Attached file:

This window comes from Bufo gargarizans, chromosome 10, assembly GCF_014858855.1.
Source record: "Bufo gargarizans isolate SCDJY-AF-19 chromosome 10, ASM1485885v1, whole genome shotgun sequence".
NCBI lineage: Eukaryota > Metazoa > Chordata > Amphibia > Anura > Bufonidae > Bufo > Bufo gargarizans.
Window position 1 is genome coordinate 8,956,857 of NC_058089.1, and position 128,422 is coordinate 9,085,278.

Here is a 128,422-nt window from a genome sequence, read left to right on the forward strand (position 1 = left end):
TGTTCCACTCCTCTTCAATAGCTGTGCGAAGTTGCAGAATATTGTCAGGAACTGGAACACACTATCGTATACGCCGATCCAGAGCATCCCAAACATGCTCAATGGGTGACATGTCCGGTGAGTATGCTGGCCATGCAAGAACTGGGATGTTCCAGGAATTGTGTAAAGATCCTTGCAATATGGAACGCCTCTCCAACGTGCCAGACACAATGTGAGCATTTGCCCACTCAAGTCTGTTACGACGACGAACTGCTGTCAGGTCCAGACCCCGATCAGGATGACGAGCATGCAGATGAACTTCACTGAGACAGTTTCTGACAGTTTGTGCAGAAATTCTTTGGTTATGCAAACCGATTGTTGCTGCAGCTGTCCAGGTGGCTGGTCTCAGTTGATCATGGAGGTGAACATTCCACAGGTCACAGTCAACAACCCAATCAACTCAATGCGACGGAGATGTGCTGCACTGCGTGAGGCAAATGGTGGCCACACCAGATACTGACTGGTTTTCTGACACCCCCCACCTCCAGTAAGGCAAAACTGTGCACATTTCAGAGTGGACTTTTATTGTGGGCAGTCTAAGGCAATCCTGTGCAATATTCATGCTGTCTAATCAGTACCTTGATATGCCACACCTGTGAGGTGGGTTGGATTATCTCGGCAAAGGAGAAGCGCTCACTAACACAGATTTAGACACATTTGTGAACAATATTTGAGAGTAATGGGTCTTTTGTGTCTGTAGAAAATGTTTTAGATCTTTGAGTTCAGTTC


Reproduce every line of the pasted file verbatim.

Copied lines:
This window comes from Bufo gargarizans, chromosome 10, assembly GCF_014858855.1.
Source record: "Bufo gargarizans isolate SCDJY-AF-19 chromosome 10, ASM1485885v1, whole genome shotgun sequence".
NCBI lineage: Eukaryota > Metazoa > Chordata > Amphibia > Anura > Bufonidae > Bufo > Bufo gargarizans.
Window position 1 is genome coordinate 8,956,857 of NC_058089.1, and position 128,422 is coordinate 9,085,278.

Here is a 128,422-nt window from a genome sequence, read left to right on the forward strand (position 1 = left end):
TGTTCCACTCCTCTTCAATAGCTGTGCGAAGTTGCAGAATATTGTCAGGAACTGGAACACACTATCGTATACGCCGATCCAGAGCATCCCAAACATGCTCAATGGGTGACATGTCCGGTGAGTATGCTGGCCATGCAAGAACTGGGATGTTCCAGGAATTGTGTAAAGATCCTTGCAATATGGAACGCCTCTCCAACGTGCCAGACACAATGTGAGCATTTGCCCACTCAAGTCTGTTACGACGACGAACTGCTGTCAGGTCCAGACCCCGATCAGGATGACGAGCATGCAGATGAACTTCACTGAGACAGTTTCTGACAGTTTGTGCAGAAATTCTTTGGTTATGCAAACCGATTGTTGCTGCAGCTGTCCAGGTGGCTGGTCTCAGTTGATCATGGAGGTGAACATTCCACAGGTCACAGTCAACAACCCAATCAACTCAATGCGACGGAGATGTGCTGCACTGCGTGAGGCAAATGGTGGCCACACCAGATACTGACTGGTTTTCTGACACCCCCCACCTCCAGTAAGGCAAAACTGTGCACATTTCAGAGTGGACTTTTATTGTGGGCAGTCTAAGGCAATCCTGTGCAATATTCATGCTGTCTAATCAGTACCTTGATATGCCACACCTGTGAGGTGGGTTGGATTATCTCGGCAAAGGAGAAGCGCTCACTAACACAGATTTAGACACATTTGTGAACAATATTTGAGAGTAATGGGTCTTTTGTGTCTGTAGAAAATGTTTTAGATCTTTGAGTTCAGTTC